Diary of John Adams, volume 4

May 21. Thursday. 1778.

May 23. Saturday.

[May 22 Fryday.] JA [May 22 Fryday.] Adams, John
May 22 Fryday.

May 22 Fryday. We sent the following Letter.

Benjamin Franklin and John Adams to the Massachusetts General Court
To the Honourable the Council and the Honourable the House of Representatives of the State of Massachusetts.
May it please your Honours Passi May 22. 1778

Mr. Joseph Parker of London has made Application to Us concerning a Claim, that he has of Property in a certain Vessell, which has been as he informs Us, in the Custody of the Public, since the Spring of the Year 1775, requesting Us to write to your honours, on the Subject.

From what some of Us know and all of Us have heard of Mr. Parker, We have reason to think him a worthy Man, who has always been a Friend and connected with the Friends of America in England, by whom he is strongly recommended: and from his representations to Us, his present Circumstances render it very necessary for him to obtain this Property from America, if it is practicable, as the longer detention or confiscation of it, will be inevitable Ruin to him and his

Family....As the Affair is represented to Us, the Ship was detained by an order of the Honourable General Court, before the tenth of September 1775....If this is the Case, it may be perhaps justly thought an hard one upon Mr. Parker, and therefore We cannot but become petitioners for Mr. Parker, that his case may be taken into consideration and determined as soon as possible; which We hope may be in his favour.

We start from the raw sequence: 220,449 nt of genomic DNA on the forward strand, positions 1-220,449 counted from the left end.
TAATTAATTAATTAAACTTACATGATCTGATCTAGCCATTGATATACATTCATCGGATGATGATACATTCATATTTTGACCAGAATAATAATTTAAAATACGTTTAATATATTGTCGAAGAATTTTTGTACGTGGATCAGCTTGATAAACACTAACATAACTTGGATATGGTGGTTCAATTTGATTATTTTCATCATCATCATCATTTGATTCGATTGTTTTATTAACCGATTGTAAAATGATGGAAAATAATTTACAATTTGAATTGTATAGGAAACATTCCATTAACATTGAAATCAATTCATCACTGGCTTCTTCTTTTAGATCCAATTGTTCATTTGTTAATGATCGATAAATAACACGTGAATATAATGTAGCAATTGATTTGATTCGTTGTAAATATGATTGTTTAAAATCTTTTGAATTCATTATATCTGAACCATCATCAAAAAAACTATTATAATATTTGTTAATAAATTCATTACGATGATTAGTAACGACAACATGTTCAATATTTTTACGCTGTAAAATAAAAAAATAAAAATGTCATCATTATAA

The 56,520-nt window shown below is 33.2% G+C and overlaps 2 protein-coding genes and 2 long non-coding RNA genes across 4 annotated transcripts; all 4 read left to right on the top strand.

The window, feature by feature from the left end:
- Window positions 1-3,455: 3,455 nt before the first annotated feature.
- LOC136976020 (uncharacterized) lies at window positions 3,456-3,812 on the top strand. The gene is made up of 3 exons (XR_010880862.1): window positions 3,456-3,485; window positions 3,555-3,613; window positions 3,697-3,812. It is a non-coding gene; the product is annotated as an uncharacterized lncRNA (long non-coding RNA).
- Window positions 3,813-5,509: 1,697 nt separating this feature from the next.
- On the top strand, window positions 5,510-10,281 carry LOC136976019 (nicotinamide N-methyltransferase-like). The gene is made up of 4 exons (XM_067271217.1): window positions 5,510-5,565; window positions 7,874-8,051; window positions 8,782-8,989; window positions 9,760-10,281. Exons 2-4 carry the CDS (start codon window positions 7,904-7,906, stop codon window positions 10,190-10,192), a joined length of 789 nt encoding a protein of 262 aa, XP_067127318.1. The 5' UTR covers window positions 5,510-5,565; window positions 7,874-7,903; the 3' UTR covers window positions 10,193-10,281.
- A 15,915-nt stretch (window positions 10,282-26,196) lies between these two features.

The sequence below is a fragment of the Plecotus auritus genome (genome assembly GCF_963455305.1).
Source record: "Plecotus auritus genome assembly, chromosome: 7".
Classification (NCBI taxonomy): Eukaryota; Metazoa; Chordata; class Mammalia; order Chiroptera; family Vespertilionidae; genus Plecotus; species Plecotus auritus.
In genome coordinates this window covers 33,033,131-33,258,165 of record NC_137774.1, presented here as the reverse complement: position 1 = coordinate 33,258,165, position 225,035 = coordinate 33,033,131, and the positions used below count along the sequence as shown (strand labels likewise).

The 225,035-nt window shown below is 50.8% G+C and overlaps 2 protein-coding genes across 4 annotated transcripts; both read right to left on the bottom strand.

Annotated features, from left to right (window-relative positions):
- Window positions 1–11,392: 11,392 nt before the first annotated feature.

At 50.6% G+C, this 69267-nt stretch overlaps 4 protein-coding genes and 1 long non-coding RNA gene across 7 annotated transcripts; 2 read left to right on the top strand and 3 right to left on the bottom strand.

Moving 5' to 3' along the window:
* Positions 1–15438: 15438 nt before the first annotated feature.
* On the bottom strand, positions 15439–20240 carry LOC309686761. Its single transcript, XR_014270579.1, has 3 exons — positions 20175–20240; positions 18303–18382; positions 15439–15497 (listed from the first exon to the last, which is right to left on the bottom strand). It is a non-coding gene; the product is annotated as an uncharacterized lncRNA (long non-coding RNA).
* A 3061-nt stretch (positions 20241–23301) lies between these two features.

It is to be observed, that though considerable Property belonging to Americans, was in the hands of Merchants in England, and in the public Funds, before and at the time of the commencement of the War, there is no instance come to our Knowledge, that the Government have seized and confiscated such property, or made any Inquiry after it: and perhaps it may be prudent in Us not to be the first, in giving an Example of such Severity: especially as by the common practice in Europe, frequently confirmed by Treaties, so as to have become in a manner part of the Law of nations, no such Advantage is taken, but at least six months is allowed after a War commenced, for the Subjects on both Sides, to withdraw their Effects. We have the honor to be with great respect. Signed by Franklin, Lee and Adams.1


Dined at home this day, with a great deal of Company. Went After dinner to see the Microscope2 of Moliere, which was followed by The Heureusement. Mr. Amiel went with me. We called at the Microcosme and at Mr. Amiels at the Pension.


What is apparently the recipient's copy of this letter is in MiU-C: Presidents Coll., and is remarkable for the fact that the first paragraph is in JA's hand, with improvements and additions interlined by Franklin, while the second paragraph is entirely in Franklin's hand. See illustration in this volume.


A mistake for “Misanthrope”; see Diary entry of this date.